The Smartest Approach to Student Loans from a Scholarship Superstar

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Disclaimer: I am not a banker nor loan provider nor financial adviser. I strongly encourage you to meet with one before you take out a student loan. This is insight of a woman who knows a ton about financing your way through college.  
If you make a habit of following me on Instagram or Facebook then you know I do not like student loans or debt. I am all about scholarships, however, student loans are a foreboding reality for many students pursuing a higher education
 
With that being said, there is a smart way of taking out student loans that will bring you out ahead. The last thing you need to do is to go in wild and reckless without a game plan. If you are going to take a student loan, be strategic. Here’s how!
 
Don’t do it.
Honestly, the best way to take out a student loan is to not take one out in the first place. I’m being perfectly serious. Exhaust all your other options first before you turn to student loans. That means scholarships and financial aid.
 
You need to have an in-depth conversation with your financial aid adviser about what you can do to reduce the cost of attendance. I have made a flurry of different scholarship resources. Please check them out before you consider student loans.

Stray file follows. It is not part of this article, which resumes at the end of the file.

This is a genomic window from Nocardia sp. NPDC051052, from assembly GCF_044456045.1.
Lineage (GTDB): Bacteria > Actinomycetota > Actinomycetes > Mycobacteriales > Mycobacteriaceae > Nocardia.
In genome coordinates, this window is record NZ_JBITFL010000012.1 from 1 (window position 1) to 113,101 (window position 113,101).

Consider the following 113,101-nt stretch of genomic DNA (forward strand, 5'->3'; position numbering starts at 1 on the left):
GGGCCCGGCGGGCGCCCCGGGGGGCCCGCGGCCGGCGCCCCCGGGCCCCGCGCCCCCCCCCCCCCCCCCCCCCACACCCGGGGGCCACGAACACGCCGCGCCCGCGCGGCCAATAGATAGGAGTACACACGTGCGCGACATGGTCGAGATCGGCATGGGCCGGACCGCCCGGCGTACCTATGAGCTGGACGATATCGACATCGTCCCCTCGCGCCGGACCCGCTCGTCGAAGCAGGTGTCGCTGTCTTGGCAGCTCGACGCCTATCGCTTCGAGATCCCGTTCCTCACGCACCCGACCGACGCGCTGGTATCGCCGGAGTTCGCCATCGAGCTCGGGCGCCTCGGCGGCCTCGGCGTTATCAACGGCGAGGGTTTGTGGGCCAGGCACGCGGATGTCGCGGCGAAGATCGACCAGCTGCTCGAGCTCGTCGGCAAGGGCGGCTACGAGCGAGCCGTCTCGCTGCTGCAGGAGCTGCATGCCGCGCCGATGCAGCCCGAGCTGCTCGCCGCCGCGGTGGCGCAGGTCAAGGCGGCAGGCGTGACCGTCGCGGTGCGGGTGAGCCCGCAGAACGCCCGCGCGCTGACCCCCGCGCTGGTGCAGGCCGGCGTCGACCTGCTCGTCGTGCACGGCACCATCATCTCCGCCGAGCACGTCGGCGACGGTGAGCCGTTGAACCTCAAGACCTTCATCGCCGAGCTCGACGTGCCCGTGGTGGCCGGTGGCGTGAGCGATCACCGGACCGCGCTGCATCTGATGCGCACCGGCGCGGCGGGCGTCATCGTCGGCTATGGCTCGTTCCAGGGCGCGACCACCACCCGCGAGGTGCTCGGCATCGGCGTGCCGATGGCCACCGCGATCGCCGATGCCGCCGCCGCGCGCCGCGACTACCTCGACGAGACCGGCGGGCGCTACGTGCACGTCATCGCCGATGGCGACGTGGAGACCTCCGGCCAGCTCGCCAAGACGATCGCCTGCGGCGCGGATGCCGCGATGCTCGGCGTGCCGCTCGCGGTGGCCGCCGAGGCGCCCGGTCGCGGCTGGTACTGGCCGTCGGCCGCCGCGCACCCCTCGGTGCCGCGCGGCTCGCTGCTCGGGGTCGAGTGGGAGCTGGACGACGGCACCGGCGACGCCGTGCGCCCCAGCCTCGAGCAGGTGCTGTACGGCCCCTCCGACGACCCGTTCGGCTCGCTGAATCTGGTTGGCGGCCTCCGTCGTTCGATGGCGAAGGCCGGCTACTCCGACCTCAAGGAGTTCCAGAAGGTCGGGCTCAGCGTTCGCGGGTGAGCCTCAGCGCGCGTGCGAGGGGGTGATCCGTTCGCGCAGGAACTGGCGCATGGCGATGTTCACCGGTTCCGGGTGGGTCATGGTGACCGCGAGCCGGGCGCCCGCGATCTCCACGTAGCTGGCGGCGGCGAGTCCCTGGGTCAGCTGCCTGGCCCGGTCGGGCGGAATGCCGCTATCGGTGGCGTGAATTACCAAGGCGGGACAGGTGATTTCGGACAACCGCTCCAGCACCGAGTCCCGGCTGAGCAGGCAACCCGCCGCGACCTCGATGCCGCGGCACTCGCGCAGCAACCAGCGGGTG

Map out your expenses to the penny
This is when you embrace every OCD bone in your body. You need to know exactly what your higher education will cost.
 
Track every nickel.
 
Parse out every penny.
 
You need to know EXACTLY what you need to get by.
 
The trick is to think lean. Use a student loan to cover major expenses like tuition, room and board, meal plans, books and MAYBE transportationAnything outside of what you MUST HAVE to survive and excel academically is extraneous.
 
Think about it this way, what are the expenses you must cover in order to enroll in classes next semester? If you have a balance left over, you won’t be able to progress. Some non-negotiables would be tuition and student fees. You must cover those expenses. Other items become negotiable.
 
For example, do you have to live on campus? Is living off campus more affordable? Is the commute realistic? Do you have to have a meal plan? Is it cheaper to go grocery shopping? Is it realistic to go grocery shopping? Is there a student discount for transportation?
 
These are the type of things you need to consider.
 
Do I have to buy a book for this class? Is it completely necessary? Can I borrow a book or check it out from the library? Is the ebook more affordable?
 
Ask these type of questions as well. Again, be stingy with every cent. 
 
Let the interest rate guide you.
As I explained in my video about FAFSA student loans, the interest rate offered through FAFSA is the lowest interest rate you will find in the market. According to Federal Student Aid, FAFSA offers a 4.45% interest rate for undergraduates and a 6-7% rate for graduate students.
 
This is your benchmark.